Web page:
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What is man? 2017-09-25 06:12:56

Man means hand, such as in manual, manicure, manner, manufacture, manipulate, manager. Hand is really what distinguishes man from other animals. The densities of nerves around the human hands are very high. Active hand activities are what keep us healthy and agile. Most of us probably don’t spend enough time working our hands.



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相似的单词,不同的意思 2017-09-20 07:32:46

Similar words, different meanings


Some words have similar forms in French and English.But their meanings can be very different. Exploiter in French means operate in English. Pain in French means bread. Poisson in French means fish. Gras in French means fat. Ail in French means garlic. Lisent in French means read. These words often have opposite meanings in French and English.


These words indicate that the ancestors of French are more powerful than the ancestors of English. A certain action, which is normal operation for ancient French, is exploitation for ancient English. When ancient French were eating bread, it was painful for hungry ancient English to look on. In general, observing the lifestyle of the affluent is very painful for the poor. When ancient French and ancient English were together, French read out the orders and English listen. 


The differences in meaning of the two languages show that when two groups are of different status, it is impossible to have the same perspective. 






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为什么鱼比肉更容易煮熟? 2017-09-06 09:45:56

Why it takes shorter time to cook fish than meat?


It seems like it takes shorter time to cook fish than meat. Why is that?


Fish live in water. Fish's density is roughly the same as water. It takes less effort to support their weight in water than animals support their weight on land. Probably due to this, fish's flesh is not as tightly glued together as animal meat. That is why fish's flesh is easier to break down by cooking heat than the land animals' flesh.


Is that a reasonable guess?







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小米和 millet 2017-08-30 08:06:02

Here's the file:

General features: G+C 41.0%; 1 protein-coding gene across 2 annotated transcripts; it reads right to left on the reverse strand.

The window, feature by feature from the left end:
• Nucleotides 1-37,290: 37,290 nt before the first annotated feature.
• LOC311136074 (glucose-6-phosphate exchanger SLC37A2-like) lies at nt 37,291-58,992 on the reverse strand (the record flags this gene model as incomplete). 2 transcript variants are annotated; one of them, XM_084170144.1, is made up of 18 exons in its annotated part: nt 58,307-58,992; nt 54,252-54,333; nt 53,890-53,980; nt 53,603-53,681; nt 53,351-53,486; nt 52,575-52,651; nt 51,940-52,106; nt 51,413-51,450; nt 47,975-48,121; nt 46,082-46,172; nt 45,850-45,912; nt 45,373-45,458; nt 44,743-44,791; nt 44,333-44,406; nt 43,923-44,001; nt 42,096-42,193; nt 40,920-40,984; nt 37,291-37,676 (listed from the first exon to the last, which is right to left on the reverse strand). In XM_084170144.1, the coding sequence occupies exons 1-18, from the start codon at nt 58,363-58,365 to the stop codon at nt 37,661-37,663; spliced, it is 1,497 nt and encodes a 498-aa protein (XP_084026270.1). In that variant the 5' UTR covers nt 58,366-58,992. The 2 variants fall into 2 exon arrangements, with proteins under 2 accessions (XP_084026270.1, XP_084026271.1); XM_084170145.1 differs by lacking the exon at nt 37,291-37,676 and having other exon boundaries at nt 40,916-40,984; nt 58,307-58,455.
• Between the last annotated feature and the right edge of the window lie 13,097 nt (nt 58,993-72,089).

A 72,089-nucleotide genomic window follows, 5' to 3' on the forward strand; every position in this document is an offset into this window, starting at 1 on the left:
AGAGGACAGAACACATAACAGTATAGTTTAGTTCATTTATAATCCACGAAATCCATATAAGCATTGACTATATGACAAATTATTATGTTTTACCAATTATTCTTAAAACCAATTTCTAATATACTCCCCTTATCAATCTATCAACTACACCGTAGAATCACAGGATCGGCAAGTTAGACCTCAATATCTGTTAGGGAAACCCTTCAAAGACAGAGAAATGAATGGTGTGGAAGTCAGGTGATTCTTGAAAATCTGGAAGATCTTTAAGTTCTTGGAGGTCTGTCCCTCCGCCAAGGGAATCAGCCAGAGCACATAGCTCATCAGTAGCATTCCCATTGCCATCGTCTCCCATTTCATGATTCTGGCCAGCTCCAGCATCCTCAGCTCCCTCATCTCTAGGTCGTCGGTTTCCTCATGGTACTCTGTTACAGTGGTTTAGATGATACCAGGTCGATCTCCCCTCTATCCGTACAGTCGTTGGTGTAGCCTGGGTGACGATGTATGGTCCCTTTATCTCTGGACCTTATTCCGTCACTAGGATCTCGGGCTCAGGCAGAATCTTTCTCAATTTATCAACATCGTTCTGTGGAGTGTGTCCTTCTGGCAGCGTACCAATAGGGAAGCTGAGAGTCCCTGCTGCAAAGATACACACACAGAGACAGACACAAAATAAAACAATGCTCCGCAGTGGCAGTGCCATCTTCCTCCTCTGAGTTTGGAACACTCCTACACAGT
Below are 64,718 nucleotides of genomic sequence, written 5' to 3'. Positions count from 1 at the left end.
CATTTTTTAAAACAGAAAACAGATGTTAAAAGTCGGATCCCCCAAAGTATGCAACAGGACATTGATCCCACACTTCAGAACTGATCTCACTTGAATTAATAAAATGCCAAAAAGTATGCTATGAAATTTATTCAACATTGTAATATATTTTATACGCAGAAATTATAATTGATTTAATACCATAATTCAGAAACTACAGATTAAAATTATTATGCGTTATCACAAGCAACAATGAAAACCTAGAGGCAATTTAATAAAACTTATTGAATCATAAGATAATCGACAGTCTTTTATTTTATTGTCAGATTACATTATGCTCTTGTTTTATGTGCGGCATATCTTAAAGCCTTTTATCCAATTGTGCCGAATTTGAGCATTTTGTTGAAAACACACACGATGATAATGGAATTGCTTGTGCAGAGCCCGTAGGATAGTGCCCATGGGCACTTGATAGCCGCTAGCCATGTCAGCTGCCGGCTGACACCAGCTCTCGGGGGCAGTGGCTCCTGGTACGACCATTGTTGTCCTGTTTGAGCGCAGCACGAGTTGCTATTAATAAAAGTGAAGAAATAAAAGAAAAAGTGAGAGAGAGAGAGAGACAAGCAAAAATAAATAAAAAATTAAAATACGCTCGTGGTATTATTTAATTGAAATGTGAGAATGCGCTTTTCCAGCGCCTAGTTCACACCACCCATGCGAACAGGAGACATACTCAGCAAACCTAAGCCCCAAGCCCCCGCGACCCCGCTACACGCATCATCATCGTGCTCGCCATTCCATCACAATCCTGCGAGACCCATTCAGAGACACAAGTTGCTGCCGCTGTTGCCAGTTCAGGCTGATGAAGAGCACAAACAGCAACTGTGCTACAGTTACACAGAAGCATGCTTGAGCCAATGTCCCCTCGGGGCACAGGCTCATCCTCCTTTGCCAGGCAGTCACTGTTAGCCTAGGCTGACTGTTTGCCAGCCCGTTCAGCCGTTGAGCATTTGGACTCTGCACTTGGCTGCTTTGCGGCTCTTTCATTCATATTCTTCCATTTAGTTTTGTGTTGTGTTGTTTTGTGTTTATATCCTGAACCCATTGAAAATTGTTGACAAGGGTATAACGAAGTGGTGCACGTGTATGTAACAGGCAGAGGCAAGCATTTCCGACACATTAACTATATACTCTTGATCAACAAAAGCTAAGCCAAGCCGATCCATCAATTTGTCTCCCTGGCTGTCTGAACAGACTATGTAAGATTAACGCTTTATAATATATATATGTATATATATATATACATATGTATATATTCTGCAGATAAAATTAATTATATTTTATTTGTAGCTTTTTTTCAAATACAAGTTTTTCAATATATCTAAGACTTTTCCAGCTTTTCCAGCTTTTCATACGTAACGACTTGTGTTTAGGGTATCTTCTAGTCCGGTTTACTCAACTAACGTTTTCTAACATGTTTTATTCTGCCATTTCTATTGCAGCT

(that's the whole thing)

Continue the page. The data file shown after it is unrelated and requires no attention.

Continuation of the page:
小米的英语是 millet. Let 是小的意思,比如,piglet 是小猪, booklet 是小册子。millet,就是小 mi, 或者小米。英语和汉语的结构,非常类似。


我说的,有没有一点道理?




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怎样计算股票的融资成本和预期回报? 2017-08-28 11:52:11

How to calculate the cost of equity or the expected rate of return of equity

What would be the proper way to calculate the cost of equity, or the expected rate of return of equity? There are at least two ways to calculate the cost of equity: Discounted Cash Flows (DCF) and CAPM. Do they provide similar values?  We will calculate the cost of equity by using historical data provided in Fama and French’s 2002 paper The Equity Premium.

Some relevant data are summarized in the following table (extracted from Table I of Fama and French (2002)).  All data are inflation adjusted.


Inflation rate

Dividend ratio

Dividend growth rate

Cost of equity from DCF (summation of  two previous columns)

Average S&P return

1872-1950

0.99

5.34

2.74

8.08

8.30

1951-2000

4.00

3.70

1.05

4.75

9.62

From 1872 to1950, cost of equity of the whole equity market calculated from DCF is 8.08% and cost of equity of the whole market from CAPM is 8.30%. They are pretty close.From 1951 to 2000, cost of equity of the whole equity market calculated from DCFis 4.75% and cost of equity of the whole market from CAPM is 9.62%. The annual difference is almost 5%. The results from the two methods are very different.